10LecSp11Performancex6

10LecSp11Performancex6 - 2/14/11 CS 61C: Great Ideas...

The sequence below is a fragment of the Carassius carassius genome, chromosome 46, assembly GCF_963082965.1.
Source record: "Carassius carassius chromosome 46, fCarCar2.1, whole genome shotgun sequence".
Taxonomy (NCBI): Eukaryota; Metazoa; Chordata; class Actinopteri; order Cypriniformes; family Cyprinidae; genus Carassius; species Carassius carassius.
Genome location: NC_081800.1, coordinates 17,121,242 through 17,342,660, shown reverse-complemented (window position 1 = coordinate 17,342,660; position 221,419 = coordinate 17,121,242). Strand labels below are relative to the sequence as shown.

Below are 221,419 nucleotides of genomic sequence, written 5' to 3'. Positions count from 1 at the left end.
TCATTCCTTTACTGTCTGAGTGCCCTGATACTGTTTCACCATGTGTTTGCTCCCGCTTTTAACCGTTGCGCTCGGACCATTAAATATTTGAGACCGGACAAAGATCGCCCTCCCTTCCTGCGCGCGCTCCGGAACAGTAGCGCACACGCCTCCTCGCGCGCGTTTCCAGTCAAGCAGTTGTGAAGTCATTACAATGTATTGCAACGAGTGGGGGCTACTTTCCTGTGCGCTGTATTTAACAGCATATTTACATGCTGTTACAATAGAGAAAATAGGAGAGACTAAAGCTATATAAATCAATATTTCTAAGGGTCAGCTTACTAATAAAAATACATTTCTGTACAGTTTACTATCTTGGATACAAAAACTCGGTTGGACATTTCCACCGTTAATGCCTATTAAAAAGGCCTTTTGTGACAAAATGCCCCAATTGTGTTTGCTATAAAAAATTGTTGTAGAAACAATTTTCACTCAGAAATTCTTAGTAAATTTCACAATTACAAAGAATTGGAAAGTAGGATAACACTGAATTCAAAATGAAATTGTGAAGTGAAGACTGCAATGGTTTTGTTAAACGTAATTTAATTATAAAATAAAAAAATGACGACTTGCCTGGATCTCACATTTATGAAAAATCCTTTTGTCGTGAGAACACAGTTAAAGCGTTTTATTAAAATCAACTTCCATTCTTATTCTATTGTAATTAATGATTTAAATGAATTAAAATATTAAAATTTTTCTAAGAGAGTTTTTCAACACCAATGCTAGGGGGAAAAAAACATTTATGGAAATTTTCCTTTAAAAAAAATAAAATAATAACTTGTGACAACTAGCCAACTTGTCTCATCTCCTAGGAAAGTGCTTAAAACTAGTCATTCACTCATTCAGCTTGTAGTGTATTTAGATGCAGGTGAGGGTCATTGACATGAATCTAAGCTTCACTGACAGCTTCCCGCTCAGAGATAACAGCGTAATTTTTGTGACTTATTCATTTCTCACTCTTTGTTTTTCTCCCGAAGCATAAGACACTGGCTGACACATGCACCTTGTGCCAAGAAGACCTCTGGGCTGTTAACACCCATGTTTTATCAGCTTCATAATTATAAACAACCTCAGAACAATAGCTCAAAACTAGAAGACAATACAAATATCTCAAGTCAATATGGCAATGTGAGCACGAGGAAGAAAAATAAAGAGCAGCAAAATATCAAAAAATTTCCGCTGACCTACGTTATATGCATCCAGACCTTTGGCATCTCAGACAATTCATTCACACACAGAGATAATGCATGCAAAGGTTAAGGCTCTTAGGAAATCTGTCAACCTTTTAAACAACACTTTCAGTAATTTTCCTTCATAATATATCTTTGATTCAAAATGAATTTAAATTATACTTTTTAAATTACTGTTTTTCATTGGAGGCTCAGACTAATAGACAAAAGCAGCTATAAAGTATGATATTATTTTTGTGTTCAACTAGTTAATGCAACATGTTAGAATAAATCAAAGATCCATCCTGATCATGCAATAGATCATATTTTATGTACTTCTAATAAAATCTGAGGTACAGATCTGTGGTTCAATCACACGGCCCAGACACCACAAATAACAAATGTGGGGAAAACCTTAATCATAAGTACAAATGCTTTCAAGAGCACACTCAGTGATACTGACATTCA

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Unformatted text preview: 2/14/11 CS 61C: Great Ideas in Computer Architecture (Machine Structures) Performance Instructors: Randy H. Katz David A. PaGerson hGp://inst.eecs.Berkeley.edu/~cs61c/sp11 2/14/11 Spring 2011  ­ ­ Lecture #10 1 2/14/11 New ­School Machine Structures (It’s a bit more complicated!) •  Parallel Threads Assigned to core e.g., Lookup, Ads Smart Phone Warehouse Scale Computer Harness How do Parallelism & Achieve High we know? Performance Computer •  Parallel Instruc[ons >1 instruc[on @ one [me e.g., 5 pipelined instruc[ons •  Parallel Data >1 data item @ one [me e.g., Add of 4 pairs of words •  Hardware descrip[ons All gates @ one [me 2/14/11 … Core Core Memory (Cache) Input/Output Instruc[on Unit(s) Core Func[onal Unit(s) •  •  •  •  •  •  Defining Performance Administrivia Workloads and Benchmarks Technology Break Measuring Performance Summary A0+B0 A1+B1 A2+B2 A3+B3 Main Memory Logic Gates Spring 2011  ­ ­ Lecture #10 3 2/14/11 Agenda •  •  •  •  •  •  Spring 2011  ­ ­ Lecture #10 Spring 2011  ­ ­ Lecture #10 4 What is Performance? Defining Performance Administrivia Workloads and Benchmarks Technology Break Measuring Performance Summary 2/14/11 2 Agenda So,ware Hardware •  Parallel Requests Assigned to computer e.g., Search “Katz” Spring 2011  ­ ­ Lecture #10 •  Latency (or response <me or execu<on <me) –  Time to complete one task •  Bandwidth (or throughput) –  Tasks completed per unit [me 5 2/14/11 Spring 2011  ­ ­ Lecture #10 6 1 2/14/11 The Iron Law of Queues (aka LiGle’s Law) Running Systems to 100% U[liza[on •  Implica[on of the graph at the right? Service Time aka Latency or Responsiveness •  Can you explain why this happens? “Knee” 100% U[liza[on 2/14/11 Spring 2011  ­ ­ Lecture #10 Student RouleGe? L = λ W 7 2/14/11 Average number of customers in system (L) = average interarrival rate (λ) x average service [me (W) Spring 2011  ­ ­ Lecture #10 8 Google Instant Search “Instant Efficiency” Cloud Performance: Why Applica[on Latency MaGers •  Key figure of merit: applica[on responsiveness –  Longer the delay, the fewer the user clicks, the less the user happiness, and the lower the revenue per user 2/14/11 Spring 2011  ­ ­ Lecture #10 Typical search takes 24 seconds, Google’s search algorithm is only 300 ms of this “It’s not search ‘as you type’, but ‘search before you type’!” “We can predict what you are likely to type and give you those results in real [me” 9 Defining CPU Performance –  2 passengers, 11.1 secs in quarter mile •  2009 Type D school bus –  54 passengers, quarter mile [me? hGp://www.youtube.com/watch?v=KwyCoQuhUNA •  Response Time/Latency: e.g., [me to travel ¼ mile •  Throughput/Bandwidth: e.g., passenger ­mi in 1 hour Spring 2011  ­ ­ Lecture #10 Spring 2011  ­ ­ Lecture #10 10 Defining Rela[ve CPU Performance •  What does it mean to say X is faster than Y? •  Ferrari vs. School Bus? •  2009 Ferrari 599 GTB 2/14/11 2/14/11 11 •  PerformanceX = 1/Program Execu[on TimeX •  PerformanceX > PerformanceY => 1/Execu[on TimeX > 1/Execu[on Timey => Execu[on TimeY > Execu[on TimeX •  Computer X is N [mes faster than Computer Y PerformanceX / PerformanceY = N or Execu[on TimeY / Execu[on TimeX = N •  Bus is to Ferrari as 12 is to 11.1: Ferrari is 1.08 [mes faster than the bus! 2/14/11 Spring 2011  ­ ­ Lecture #10 12 2 2/14/11 Measuring CPU Performance CPU Performance Factors •  Computers use a clock to determine when events takes place within hardware •  Clock cycles: discrete [me intervals •  To dis[nguish between processor [me and I/O, CPU <me is [me spent in processor –  aka clocks, cycles, clock periods, clock [cks •  Clock rate or clock frequency: clock cycles per second (inverse of clock cycle [me) •  3 GigaHertz clock rate => clock cycle [me = 1/(3x109) seconds clock cycle [me = 333 picoseconds (ps) 2/14/11 Spring 2011  ­ ­ Lecture #10 13 CPU Performance Factors •  CPU Time/Program = Clock Cycles/Program x Clock Cycle Time •  Or CPU Time/Program = Clock Cycles/Program ÷ Clock Rate 2/14/11 Spring 2011  ­ ­ Lecture #10 14 Resta[ng Performance Equa[on •  But a program executes instruc[ons •  CPU Time/Program = Clock Cycles/Program x Clock Cycle Time = Instructions/Program x Average Clock Cycles/Instruction x Clock Cycle Time •  Time = Seconds Program Instruc[ons Clock cycles Seconds × × = Program Instruc[on Clock Cycle •  1st term called Instruc<on Count •  2nd term abbreviated CPI for average Clock Cycles Per Instruc<on •  3rd term is 1 / Clock rate 2/14/11 Spring 2011  ­ ­ Lecture #10 15 2/13/11 What Affects Each Component? Instruc[on Count, CPI, Clock Rate Hardware or so*ware component? Algorithm •  Computer A clock cycle [me 250 ps, CPIA = 2 •  Computer B clock cycle [me 500 ps, CPIB = 1.2 •  Assume A and B have same instruc[on set •  Which statement is true? Red. Computer A is ~1.2 [mes faster than B Orange. Computer A is ~4.0 [mes faster than B Green. Computer B is ~1.7 [mes faster than A Yellow. Computer B is ~3.4 [mes faster than A Pink. None of the above Affects What? Instruc[on Set Architecture Spring 2011  ­ ­ Lecture #10 16 Peer Instruc[on Ques[on Programming Language Compiler 2/13/11 Spring 2011  ­ ­ Lecture #10 Student RouleGe? 17 2/13/11 Spring 2011  ­ ­ Lecture #10 19 3 2/14/11 Agenda •  •  •  •  •  •  Administrivia •  •  •  •  Defining Performance Administrivia Workloads and Benchmarks Technology Break Measuring Performance Summary 2/13/11 Spring 2011  ­ ­ Lecture #10 Lab #5 posted Project #2.1 Due Sunday @ 11:59:59 HW #4 Due Sunday @ 11:59:59 Midterm in less than three weeks: –  No discussion during exam week –  TA Review: Su, Mar 6, 2 ­5 PM, 2050 VLSB –  Exam: Tu, Mar 8, 6 ­9 PM, 145/155 Dwinelle –  Small number of special considera[on cases, due to class conflicts, etc.—contact Dave or Randy 21 2/14/11 Agenda •  •  •  •  •  •  Spring 2011  ­ ­ Lecture #10 •  Workload: Set of programs run on a computer –  Actual collec[on of applica[ons run or made from real programs to approximate such a mix –  Specifies both programs and rela[ve frequencies •  Benchmark: Program selected for use in comparing computer performance –  Benchmarks form a workload –  Usually standardized so that many use them 23 2/14/11 (System Performance Evalua[on Coopera[ve) •  Computer Vendor coopera[ve for benchmarks, started in 1989 •  SPECCPU2006 Description Interpreted string processing Block-sorting compression 24 InstrucClock Execu- ReferSPECtion CPI cycle tion ence ratio Count (B) time (ps) Time (s) Time (s) 2,118 0.75 400 637 9,770 15.3 2,389 0.85 400 817 9,650 11.8 1,050 1.72 400 724 8,050 11.1 336 10.0 400 1,345 Go game 1,658 1.09 400 721 Search gene sequence 2,783 0.80 400 890 9,330 10.5 Chess game 2,176 0.96 400 837 12,100 14.5 Quantum computer simulation 1,623 1.61 400 1,047 20,720 19.8 3,102 0.80 400 993 22,130 22.3 587 2.94 400 690 6,250 1,082 1.79 400 773 7,020 1,143 6,900 GNU C compiler Combinatorial optimization –  12 Integer Programs –  17 Floa[ng ­Point Programs •  O|en turn into number where bigger is faster •  SPECra<o: reference execu[on [me on old reference computer divide by execu[on [me on new computer to get an effec[ve speed ­up Video compression Discrete event simulation library Games/path finding Spring 2011  ­ ­ Lecture #10 Spring 2011  ­ ­ Lecture #10 SPECINT2006 on AMD Barcelona SPEC 2/14/11 22 Workload and Benchmark Defining Performance Administrivia Workloads and Benchmarks Technology Break Measuring Performance Summary 2/13/11 Spring 2011  ­ ­ Lecture #7 25 2/13/11 XML parsing Spring 2011  ­ ­ Lecture #10 1,058 2.70 400 9,120 6.8 10,490 14.6 9.1 9.1 26 6.0 4 2/14/11 Summarizing Performance … … Depends Who’s Selling System System Rate (Task 1) A 10 B 20 10 Rate (Task 2) Average 10 20 15 B 20 Rate (Task 1) A Rate (Task 2) 20 10 15 Average throughput System Rate (Task 2) Average 0.50 2.00 1.25 B Which system is faster? Rate (Task 1) A 1.00 1.00 1.00 Throughput relaFve to B System Rate (Task 1) Rate (Task 2) Average A 1.00 1.00 1.00 B 2.00 0.50 1.25 Throughput relaFve to A 2/14/11 Spring 2011  ­ ­ Lecture #10 Student RouleGe? 27 2/13/11 Spring 2011  ­ ­ Lecture #10 28 Energy and Power Summarizing SPEC Performance (Energy = Power x Time) •  Varies from 6x to 22x faster than reference computer •  Geometric mean of ra[os: N ­th root of product of N ra[os •  Energy to complete opera[on (Joules) –  Corresponds approximately to baGery life •  Peak power dissipa[on (WaGs = Joules/s) –  Affects heat (and cooling demands) –  IT equipment’s power is in the denominator of the Power U[liza[on Efficiency (PUE) equa[on, a WSC figure of merit –  Geometric Mean gives same rela[ve answer no maGer what computer is used as reference •  Geometric Mean for Barcelona is 11.7 2/13/11 Spring 2011  ­ ­ Lecture #10 29 Peak Power vs. Lower Energy “The Case for Energy ­Propor[onal Compu[ng,” Luiz André Barroso, Urs Hölzle, IEEE Computer December 2007 Peak A Peak B Spring 2011  ­ ­ Lecture #10 30 Energy Propor[onal Compu[ng (Power x Time = Energy) Power 2/14/11 It is surprisingly hard to achieve high levels of u[liza[on of typical servers (and your home PC or laptop is even worse) Integrate power curve to get energy Time •  Which system has higher peak power? •  Which system has higher energy? 2/14/11 Spring 2011  ­ ­ Lecture #10 Student RouleGe? 31 Figure 1. Average CPU u[liza[on of more than 5,000 servers during a six ­month period. Servers are rarely completely idle and seldom operate near their maximum u[liza[on, instead opera[ng 2/13/11 Spring 2011  ­ ­ Lecture #10 most of the [me at between 10 and 50 percent of their maximum 33 5 2/14/11 SPECPower on Barcelona SPECPower •  Increasing importance of power and energy: create benchmark for performance and power •  Most servers in WSCs have average u[liza[on between 10% & 50%, so measure power at medium as well as at high load •  Measure best performance and power, then step down request rate to measure power for every 10% reduc[on in performance •  Java server benchmark performance is opera<ons per second (ssj_ops), so metric is ssj_ops/WaR 2/13/11 Spring 2011  ­ ­ Lecture #10 34 Target Performance Avg. Power Load % (ssj_ops) (Watts) 100% 231,867 295 90% 211,282 286 80% 185,803 275 70% 163,427 265 60% 140,160 256 50% 118,324 246 40% 92,035 233 30% 70,500 222 20% 47,126 206 10% 23,066 180 0% 0 141 Sum 1,283,590 2,605 ssj_ops/Watt 493 2/13/11 Which is BeGer? (1 Red Machine vs. 5 Green Machines) •  Five machines running at 10% u[liza[on ‒  Total Power = Two 3.0 ­GHz Xeons, 16 GB DRAM, 1 Disk One 2.4 ­GHz Xeon, 8 GB DRAM, 1 Disk •  One machine running at 50% u[liza[on ‒  Total Power = 85% Peak Power@50% u[liza[on 65% Peak Power@10% u[liza[on 2/14/11 Spring 2011  ­ ­ Lecture #10 Student RouleGe? 36 Energy Propor<onality 90% 80% 70% 60% 50% 40% 30% 20% 10% 0% 0 Spring 2011  ­ ­ Lecture #10 100 200 WaGs 300 35 Other Benchmark AGempts •  Rather than run a collec[on of real programs and take their average (geometric mean), create a single program that matches the average behavior of a set of programs •  Called a synthe<c benchmark •  First example called Whetstone in 1972 for floa[ng point intensive programs in Fortran •  Second example called Dhrystone in 1985 for integer programs in Ada and C –  Pun on Wet vs. Dry (“Whet” vs. “Dhry ”) 2/14/11 Dhystone Shortcomings Spring 2011  ­ ­ Lecture #10 38 Agenda •  Dhrystone features unusual code that is not usually representa[ve of real ­life programs •  Dhrystone suscep[ble to compiler op[miza[ons •  Dhrystone’s small code size means always fits in caches, so not representa[ve •  Yet s[ll used in hand held, embedded CPUs! •  •  •  •  •  •  2/13/11 2/14/11 Spring 2011  ­ ­ Lecture #10 100% 39 Defining Performance Administrivia Workloads and Benchmarks Technology Break Measuring Performance Summary Spring 2011  ­ ­ Lecture #10 41 6 2/14/11 Agenda •  •  •  •  •  •  2/13/11 Spring 2011  ­ ­ Lecture #10 42 Compiler Op[miza[on and Dhrystone •  gcc compiler op[ons -O1: the compiler tries to reduce code size and execu[on [me, without performing any op[miza[ons that take a great deal of compila[on [me -O2: Op[mize even more. GCC performs nearly all supported op[miza[ons that do not involve a space ­ speed tradeoff. As compared to  ­O, this op[on increases both compila[on [me and the performance of the generated code -O3: Op[mize yet more. All  ­O2 op[miza[ons and also turns on the  ­finline ­func[ons,  ­funswitch ­loops,  ­ fpredic[ve ­commoning,  ­fgcse ­a|er ­reload,  ­|ree ­vectorize and  ­fipa ­cp ­clone op[ons 2/14/11 Spring 2011  ­ ­ Lecture #10 44 Defining Performance Administrivia Workloads and Benchmarks Technology Break Measuring Performance Summary 2/13/11 Detailed –O1,  ­O2 Op[miza[ons -fthread-jumps ! -fguess-branch-probability ! -fif-conversion2 ! -fif-conversion ! -fipa-pure-const ! -fipa-profile ! -fipa-reference ! -fmerge-constants! -fsplit-wide-types ! -ftree-bit-ccp ! -fcse-follow-jumps -falign-functions -fcse-skip-blocks ! -fdelete-null-pointer-checks ! -fexpensive-optimizations ! -fgcse -fgcse-lm ! -finline-small-functions ! -findirect-inlining ! -fipa-sra ! -foptimize-sibling-calls ! -fpartial-inlining ! -fpeephole2 ! -fregmove ! -ftree-builtin-call-dce ! -ftree-ccp ! -ftree-ch ! -ftree-copyrename ! -ftree-dce ! -ftree-dominator-opts ! -ftree-dse ! -ftree-forwprop ! -ftree-fre ! -ftree-phiprop ! -ftree-sra ! -ftree-pta ! -ftree-ter ! -funit 2/13/11 -at-a-time! -falign-jumps ! -falign-loops -falign-labels ! -fcaller-saves ! -fcrossjumping ! -freorder-blocks -freorder-functions ! -frerun-cse-after-loop ! -fsched-interblock -fschedule-insns -fsched-spec ! -fschedule-insns2 ! -fstrict-aliasing -fstrict-overflow ! -ftree-switch-conversion ! -ftree-pre ! -ftree-vrp! Spring 2011  ­ ­ Lecture #10 hGp://gcc.gnu.org/onlinedocs/gcc/Op[mize ­Op[ons.html 45 How to get RDTSC access in C? •  UNIX [me command measures in seconds •  Time Stamp Counter –  64 ­bit counter of clock cycles on Intel 80x86 instruc[on set computers –  80x86 instruc[on RDTSC (Read TSC) returns TSC in regs EDX (upper 32 bits) and EAX (lower 32 bits) –  Can read, but can’t set –  How long can measure? –  Measures overall [me, not just [me for 1 program Spring 2011  ­ ­ Lecture #10 43 -fauto-inc-dec ! -fcprop-registers ! -fdce ! -fdefer-pop ! -fdelayed-branch ! -fdse ! Measuring Time 2/13/11 Spring 2011  ­ ­ Lecture #10 46 static inline unsigned long long RDTSC(void) { unsigned hi, lo; asm volatile ("rdtsc" : "=a"(lo), "=d"(hi)); return ( (unsigned long long) lo) | ( ((unsigned long long) hi) <<32 ); } 2/13/11 Spring 2011  ­ ­ Lecture #10 47 7 2/14/11 Where Do You Spend the Time in Your Program? gcc Op[miza[on Experiment BubbleSort.c Dhrystone.c •  Profiling a program (e.g., using, gprof) shows where it spends its [me by func[on, so you can determine which code consumes most of the execu[on [me •  Usually a 90/10 rule: 10% of code is responsible for 90% of execu[on [me No Opt  ­O1  ­O2 –  Or 80/20 rule, where 20% of code responsible for 80% of [me  ­O3 2/13/11 Spring 2011  ­ ­ Lecture #10 48 2/14/11 Spring 2011  ­ ­ Lecture #10 50 gprof example gprof % time •  Learn where program spent its [me •  Learn func[ons called while it was execu[ng – And which func[ons call other func[ons Cumula Self tive (secs) (secs) calls Self Total ms/ ms/ name call call 18.18 0.16 0.03 0.19 0.03 6.06 0.21 0.02 12484 0.00 0.00 file_hash_1 6.06 0.23 0.02 3.03 0.24 0.01 29981 0.00 0.00 hash_find_slot 3.03 0.25 0.01 14769 0.00 0.00 next_token 3.03 •  cc –pg x.c {in addi<on to other flags use} 0.03 9.09 –  Execute program to generate a profile data file –  Run gprof to analyze the profile data 0.04 0.13 9.09 –  Compile & link program with profiling enabled 0.06 23480 0.00 0.00 find_char_unquote 0.10 9.09 •  Three steps: 0.06 12.12 0.26 0.01 120 0.33 0.73 pattern_search 5120 0.01 0.01 collapse_continuations 148 0.20 0.88 update_file_1 37 0.81 4.76 eval 6596 0.00 0.00 get_next_mword 5800 0.00 0.00 variable_expand_string See hGp://linuxgazeGe.net/100/vinayak.html 2/14/11 Spring 2011  ­ ­ Lecture #10 51 2/13/11 Spring 2011  ­ ­ Lecture #10 52 2/14/11 Spring 2011  ­ ­ Lecture #10 54 Test Program to Profile with Saturn #include <math.h> #define LIMIT 500000000 void exponen[al() { double a; int i; for (i=1; i != LIMIT; i++) a = exp(i/1000.0); } void sinFunc() { double a; int i; for (i=1; i != LIMIT; i++) a = sin(i/1000.0); } int main() { exponen[al(); sinFunc(); return 0; } (Unfortunately gprof isn’t supported on my Intel ­based mac with mac osx; I use an alterna[ve tool called saturn) 2/14/11 Spring 2011  ­ ­ Lecture #10 53 8 2/14/11 Cau[onary Tale And In Conclusion, … •  “More compu[ng sins are commiGed in the name of efficiency (without necessarily achieving it) than for any other single reason  ­ including blind stupidity”  ­ ­ William A. Wulf •  “We should forget about small efficiencies, say about 97% of the [me: premature op[miza[on is the root of all evil”  ­ ­ Donald E. Knuth •  Time (seconds/program) is measure of performance Instruc[ons Clock cycles Seconds × Instruc[on × Clock Cycle = Program •  Benchmarks stand in for real workloads to as standardized measure of rela[ve performance •  Power of increasing concern, and being added to benchmarks •  Time measurement via clock cycles, machine specific •  Profiling tools as way to see where spending [me in your program •  Don’t op[mize prematurely! 2/14/11 2/13/11 Spring 2011  ­ ­ Lecture #10 55 Spring 2011  ­ ­ Lecture #10 56 9 ...